It was on-topic, because 't Hooft is discussing the introduction of dimensional-regularization minimal subtraction, which largely replaced physical renormalization and made people comfortable with nonphysical mathematical renormalization schemes.

Thanks, Ron. I hope the discussion will turn one day to the physics we want to describe (the radiation reaction).

@VladimirKalitvianski: It's not "we". If by "we" you meant to simply indicate the first-person pronoun "I", then I misunderstood, your majesty. Don't confuse me defending your right to speak with me agreeing with you.

By now, Hairer can do stochastic quantization renormalization completely rigorously in certain cases of physical interest, which is 3d superrenormalizable theories (which includes theories with 3d radiation reaction). This does so far involve a sort of "all-orders" understanding of the counterterm structure, this is what the superrenormalizability gives you, a way to bound the production of counterterms to finitely many operator products. Such a complete control is not going to be possible in the case of critical renormalization, but an analogous thing should be easily possible for asymptotically free theories.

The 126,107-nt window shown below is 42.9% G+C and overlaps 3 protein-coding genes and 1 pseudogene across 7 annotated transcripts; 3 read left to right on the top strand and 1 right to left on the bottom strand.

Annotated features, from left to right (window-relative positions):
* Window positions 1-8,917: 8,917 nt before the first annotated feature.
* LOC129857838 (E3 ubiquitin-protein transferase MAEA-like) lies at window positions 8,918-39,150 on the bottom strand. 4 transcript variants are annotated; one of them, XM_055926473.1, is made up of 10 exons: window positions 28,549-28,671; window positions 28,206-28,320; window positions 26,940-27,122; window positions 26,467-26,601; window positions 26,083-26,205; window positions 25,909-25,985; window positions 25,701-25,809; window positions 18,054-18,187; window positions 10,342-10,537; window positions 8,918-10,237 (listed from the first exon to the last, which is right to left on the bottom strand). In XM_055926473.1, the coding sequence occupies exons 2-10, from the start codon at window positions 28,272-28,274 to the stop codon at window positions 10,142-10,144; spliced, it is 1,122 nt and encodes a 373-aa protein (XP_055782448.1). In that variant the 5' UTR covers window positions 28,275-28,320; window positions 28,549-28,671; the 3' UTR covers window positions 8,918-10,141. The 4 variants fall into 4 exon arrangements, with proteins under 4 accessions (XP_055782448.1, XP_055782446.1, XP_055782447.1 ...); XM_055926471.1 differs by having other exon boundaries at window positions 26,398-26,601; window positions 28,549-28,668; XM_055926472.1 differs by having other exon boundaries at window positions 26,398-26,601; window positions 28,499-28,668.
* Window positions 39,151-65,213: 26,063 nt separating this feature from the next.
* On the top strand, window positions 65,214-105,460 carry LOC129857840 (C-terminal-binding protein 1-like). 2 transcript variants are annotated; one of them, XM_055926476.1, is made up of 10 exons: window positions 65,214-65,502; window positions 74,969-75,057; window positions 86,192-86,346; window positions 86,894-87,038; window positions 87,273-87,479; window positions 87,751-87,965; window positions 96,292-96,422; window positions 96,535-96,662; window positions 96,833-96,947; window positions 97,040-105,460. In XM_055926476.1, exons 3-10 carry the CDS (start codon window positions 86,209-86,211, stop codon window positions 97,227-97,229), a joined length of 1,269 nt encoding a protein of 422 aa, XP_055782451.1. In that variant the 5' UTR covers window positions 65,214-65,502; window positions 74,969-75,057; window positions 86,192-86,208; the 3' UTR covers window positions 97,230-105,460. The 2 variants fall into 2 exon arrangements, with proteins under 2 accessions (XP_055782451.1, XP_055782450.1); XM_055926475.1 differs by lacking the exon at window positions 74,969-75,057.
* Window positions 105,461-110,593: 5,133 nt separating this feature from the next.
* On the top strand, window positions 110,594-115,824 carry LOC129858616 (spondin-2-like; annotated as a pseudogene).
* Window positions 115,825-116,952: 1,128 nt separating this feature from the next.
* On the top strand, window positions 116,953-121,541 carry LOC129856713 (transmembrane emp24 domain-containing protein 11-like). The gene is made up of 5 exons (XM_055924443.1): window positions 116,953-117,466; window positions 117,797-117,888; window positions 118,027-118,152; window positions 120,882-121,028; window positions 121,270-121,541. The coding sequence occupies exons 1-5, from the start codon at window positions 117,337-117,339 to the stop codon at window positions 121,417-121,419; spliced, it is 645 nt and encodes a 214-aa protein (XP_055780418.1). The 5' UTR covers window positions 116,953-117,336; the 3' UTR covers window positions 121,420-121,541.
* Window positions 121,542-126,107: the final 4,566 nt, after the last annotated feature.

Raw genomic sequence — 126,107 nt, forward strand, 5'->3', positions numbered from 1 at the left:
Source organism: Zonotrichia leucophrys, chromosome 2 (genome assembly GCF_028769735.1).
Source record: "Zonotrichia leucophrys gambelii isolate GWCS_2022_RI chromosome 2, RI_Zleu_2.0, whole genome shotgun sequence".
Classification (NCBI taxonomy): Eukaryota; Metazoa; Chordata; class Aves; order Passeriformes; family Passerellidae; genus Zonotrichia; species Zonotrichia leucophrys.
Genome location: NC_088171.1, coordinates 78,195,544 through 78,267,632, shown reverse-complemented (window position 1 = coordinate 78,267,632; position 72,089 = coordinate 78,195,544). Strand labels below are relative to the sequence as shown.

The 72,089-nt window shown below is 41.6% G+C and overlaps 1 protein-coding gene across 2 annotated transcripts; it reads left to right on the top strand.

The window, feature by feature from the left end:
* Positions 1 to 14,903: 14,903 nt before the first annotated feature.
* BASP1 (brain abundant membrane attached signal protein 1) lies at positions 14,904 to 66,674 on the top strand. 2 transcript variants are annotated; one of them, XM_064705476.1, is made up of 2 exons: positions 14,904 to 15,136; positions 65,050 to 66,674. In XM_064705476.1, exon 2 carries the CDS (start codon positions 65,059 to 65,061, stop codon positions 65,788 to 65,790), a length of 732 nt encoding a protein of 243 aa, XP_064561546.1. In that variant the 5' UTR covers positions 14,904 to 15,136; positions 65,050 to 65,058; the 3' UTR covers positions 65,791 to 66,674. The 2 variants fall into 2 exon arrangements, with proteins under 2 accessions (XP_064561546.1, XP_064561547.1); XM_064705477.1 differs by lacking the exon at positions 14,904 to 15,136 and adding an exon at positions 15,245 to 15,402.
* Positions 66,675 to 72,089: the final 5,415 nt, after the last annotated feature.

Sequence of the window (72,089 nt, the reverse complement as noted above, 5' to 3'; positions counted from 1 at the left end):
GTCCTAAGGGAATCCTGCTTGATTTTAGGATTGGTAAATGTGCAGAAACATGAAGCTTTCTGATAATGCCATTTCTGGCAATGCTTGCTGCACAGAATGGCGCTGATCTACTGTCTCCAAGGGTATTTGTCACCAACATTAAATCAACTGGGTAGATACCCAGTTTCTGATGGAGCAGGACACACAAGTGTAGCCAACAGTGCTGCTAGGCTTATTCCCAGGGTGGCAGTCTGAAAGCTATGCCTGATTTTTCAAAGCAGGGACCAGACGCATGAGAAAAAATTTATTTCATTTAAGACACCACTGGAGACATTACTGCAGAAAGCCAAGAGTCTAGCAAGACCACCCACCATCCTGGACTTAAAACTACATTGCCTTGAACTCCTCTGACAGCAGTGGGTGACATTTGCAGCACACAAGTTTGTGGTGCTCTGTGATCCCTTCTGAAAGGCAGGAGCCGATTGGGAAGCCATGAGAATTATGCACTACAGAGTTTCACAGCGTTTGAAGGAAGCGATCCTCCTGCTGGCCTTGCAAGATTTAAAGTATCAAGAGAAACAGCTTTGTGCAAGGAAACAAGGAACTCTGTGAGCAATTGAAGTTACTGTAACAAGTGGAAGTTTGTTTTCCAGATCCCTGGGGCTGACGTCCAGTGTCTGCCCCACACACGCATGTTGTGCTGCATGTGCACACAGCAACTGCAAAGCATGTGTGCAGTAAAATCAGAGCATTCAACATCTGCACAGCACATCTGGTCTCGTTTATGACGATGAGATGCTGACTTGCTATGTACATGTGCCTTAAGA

Ron, I confuse nothing. I appreciate your defending my right to speak and your insistence on discussing physics rather than my personality.

+ 1 like - 1 dislike

Yes, everybody can take part in the reviews section, but I think if we are serious about doing high-level refereeing of papers in the reviews section, it should go without speaking that people who review and comment on a paper should sufficiently understand the topics of the paper under considereation.

Vladimiir clearly fails this basic precondition concerning t'Hooft's paper, as he clearly does not understand the concept of EFTs and modern renormalisation and he prefers ranting about these topics instead of correctly learning the physics involved. Vladimir is not an appropriate referee to review papers about EFT and renormalisation as he does clearly not (even try to) understand these topics!

Also, to keep up the level of the Reviews section I personally think we should not allow threads to be hijacked and abused by people who just want to promote their ignorance confusion, lack of knowledge and negative personal opinions about the topics of a specific paper. This is not the purpose of the reviews section as I at least understand it.

So even though VK's "review" was strictly speaking not off-topic (it dealt with the topics of the paper), there are im my opinion two reasons why it was not an appropriate to be posted below t'Hooft?s paper on PhysicsOverflow.

Displaying such inappropriate rants as "reviews" reflects bad on our intention to do serious peer-reviewing in the reviews section ...